Article Text

Download PDFPDF

Original article
Combined use of positron emission tomography and volume doubling time in lung cancer screening with low-dose CT scanning
  1. H Ashraf1,
  2. A Dirksen2,3,
  3. A Loft4,
  4. A K Bertelsen4,
  5. K S Bach1,
  6. H Hansen1,
  7. J H Pedersen5,
  8. J Mortensen3,4
  1. 1Department of Radiology, Gentofte University Hospital, Denmark
  2. 2Department of Respiratory Medicine, Gentofte University Hospital, Denmark
  3. 3Faculty of Health Sciences, University of Copenhagen, Denmark
  4. 4Department of Clinical Physiology, Nuclear Medicine and PET, Rigshospitalet, University of Copenhagen, Denmark
  5. 5Department of Thoracic Surgery RT, Rigshospitalet, University of Copenhagen, Denmark
  1. Correspondence to Haseem Ashraf, Department of Radiology, Gentofte University Hospital, Niels Andersens vej 65, 2900 Hellerup, Denmark; haseem{at}


Background In lung cancer screening the ability to distinguish malignant from benign nodules is a key issue. This study evaluates the ability of positron emission tomography (PET) and volume doubling time (VDT) to discriminate between benign and malignant nodules.

Methods From the Danish Lung Cancer Screening Trial, participants with indeterminate nodules who were referred for a 3-month rescan were investigated. Resected nodules and indolent nodules (ie, stable for at least 2 years) were included. Between the initial scan and the 3-month rescan, participants were referred for PET. Uptake on PET was categorised as most likely benign to malignant (grades I–IV). VDT was calculated from volume measurements on repeated CT scans using semiautomated pulmonary nodule evaluation software. Receiver operating characteristic (ROC) analyses were used to determine the sensitivity and specificity of PET and VDT.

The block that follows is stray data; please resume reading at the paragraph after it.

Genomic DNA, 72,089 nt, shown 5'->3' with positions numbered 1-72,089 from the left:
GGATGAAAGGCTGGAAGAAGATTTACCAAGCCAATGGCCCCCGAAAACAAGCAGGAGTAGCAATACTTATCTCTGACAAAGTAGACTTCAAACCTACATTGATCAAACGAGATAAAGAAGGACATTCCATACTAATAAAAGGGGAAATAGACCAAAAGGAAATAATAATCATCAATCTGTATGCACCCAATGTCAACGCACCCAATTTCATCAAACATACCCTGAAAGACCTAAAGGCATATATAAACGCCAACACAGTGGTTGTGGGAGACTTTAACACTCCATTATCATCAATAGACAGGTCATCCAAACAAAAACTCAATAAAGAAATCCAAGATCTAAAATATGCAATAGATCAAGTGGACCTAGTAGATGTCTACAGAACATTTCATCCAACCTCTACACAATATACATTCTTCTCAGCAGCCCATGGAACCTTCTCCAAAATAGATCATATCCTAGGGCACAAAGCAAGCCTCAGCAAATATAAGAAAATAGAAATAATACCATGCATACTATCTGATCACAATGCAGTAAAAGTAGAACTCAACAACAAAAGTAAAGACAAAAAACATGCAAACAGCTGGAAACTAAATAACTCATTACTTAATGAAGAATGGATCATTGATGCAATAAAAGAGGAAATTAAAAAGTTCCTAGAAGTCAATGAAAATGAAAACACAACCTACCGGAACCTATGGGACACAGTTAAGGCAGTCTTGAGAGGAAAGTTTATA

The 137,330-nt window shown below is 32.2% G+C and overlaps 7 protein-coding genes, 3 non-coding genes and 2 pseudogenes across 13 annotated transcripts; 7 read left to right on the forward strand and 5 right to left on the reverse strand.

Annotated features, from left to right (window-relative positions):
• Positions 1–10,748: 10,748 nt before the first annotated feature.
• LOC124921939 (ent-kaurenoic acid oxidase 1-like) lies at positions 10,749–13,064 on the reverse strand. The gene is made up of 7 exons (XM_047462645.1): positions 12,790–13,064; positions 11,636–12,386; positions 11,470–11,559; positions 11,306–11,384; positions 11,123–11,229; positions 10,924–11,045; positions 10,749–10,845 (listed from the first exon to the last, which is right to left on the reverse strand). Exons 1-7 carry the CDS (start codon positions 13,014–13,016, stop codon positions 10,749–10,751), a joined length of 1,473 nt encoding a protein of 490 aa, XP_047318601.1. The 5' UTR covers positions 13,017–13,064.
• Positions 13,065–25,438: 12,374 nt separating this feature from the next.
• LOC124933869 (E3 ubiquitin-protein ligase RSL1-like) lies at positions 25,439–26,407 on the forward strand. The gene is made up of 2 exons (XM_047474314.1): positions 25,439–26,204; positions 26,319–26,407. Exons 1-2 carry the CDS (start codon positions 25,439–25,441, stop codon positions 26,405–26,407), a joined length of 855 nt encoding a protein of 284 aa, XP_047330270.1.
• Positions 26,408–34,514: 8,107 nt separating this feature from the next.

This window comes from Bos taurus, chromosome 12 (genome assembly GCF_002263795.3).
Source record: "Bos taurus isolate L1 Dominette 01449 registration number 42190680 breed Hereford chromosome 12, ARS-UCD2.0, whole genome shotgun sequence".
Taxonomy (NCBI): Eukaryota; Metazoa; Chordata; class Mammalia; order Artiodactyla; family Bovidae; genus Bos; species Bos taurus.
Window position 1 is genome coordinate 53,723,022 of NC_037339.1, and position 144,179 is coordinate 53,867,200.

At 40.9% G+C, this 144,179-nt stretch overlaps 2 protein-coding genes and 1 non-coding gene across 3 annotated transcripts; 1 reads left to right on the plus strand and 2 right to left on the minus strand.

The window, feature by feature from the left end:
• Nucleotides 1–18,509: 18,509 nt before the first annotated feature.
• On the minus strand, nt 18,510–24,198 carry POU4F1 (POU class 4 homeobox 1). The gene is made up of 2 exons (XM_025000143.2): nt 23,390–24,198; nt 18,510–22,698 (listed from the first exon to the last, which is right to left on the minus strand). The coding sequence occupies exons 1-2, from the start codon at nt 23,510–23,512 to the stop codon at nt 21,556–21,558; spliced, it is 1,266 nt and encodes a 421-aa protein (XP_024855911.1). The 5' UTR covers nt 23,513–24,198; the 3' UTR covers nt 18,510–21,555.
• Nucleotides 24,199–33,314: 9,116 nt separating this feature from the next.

Results A total of 54 nodules were included. The prevalence of lung cancer was 37%. In the multivariate model both PET (OR 2.63, p<0.01) and VDT (OR 2.69, p<0.01) were associated with lung cancer. The sensitivities and specificities of both PET and VDT were 71% and 91%, respectively. Cut-off points for malignancy were PET >II and VDT <1 year, respectively. Combining PET and VDT resulted in a sensitivity of 90% and a specificity of 82%; ROC cut-off point was either PET or VDT indicating malignancy.

Conclusion PET and VDT predict lung cancer independently of each other. The use of both PET and VDT in combination is recommended when screening for lung cancer with low-dose CT.

  • Lung cancer
  • computer tomography
  • positron-emission tomography
  • computer aided detection
  • screening
  • imaging/CT MRI etc
  • lung cancer

Statistics from

Request Permissions

If you wish to reuse any or all of this article please use the link below which will take you to the Copyright Clearance Center’s RightsLink service. You will be able to get a quick price and instant permission to reuse the content in many different ways.


  • See Editorials, p 275 and p 277

  • Linked articles 142067, 149153, 138370.

  • Funding The Danish Lung Cancer Screening Trial receives financial support from the Danish Government.

  • Competing interests None.

  • Ethics approval The Danish Lung Cancer Screening Trial was approved by the ethical committee of Copenhagen County on 31 January 2003. Approval of data management in the trial was obtained from the Danish Data Protection Agency on 11 February 2005.

  • Provenance and peer review Not commissioned; externally peer reviewed.

Linked Articles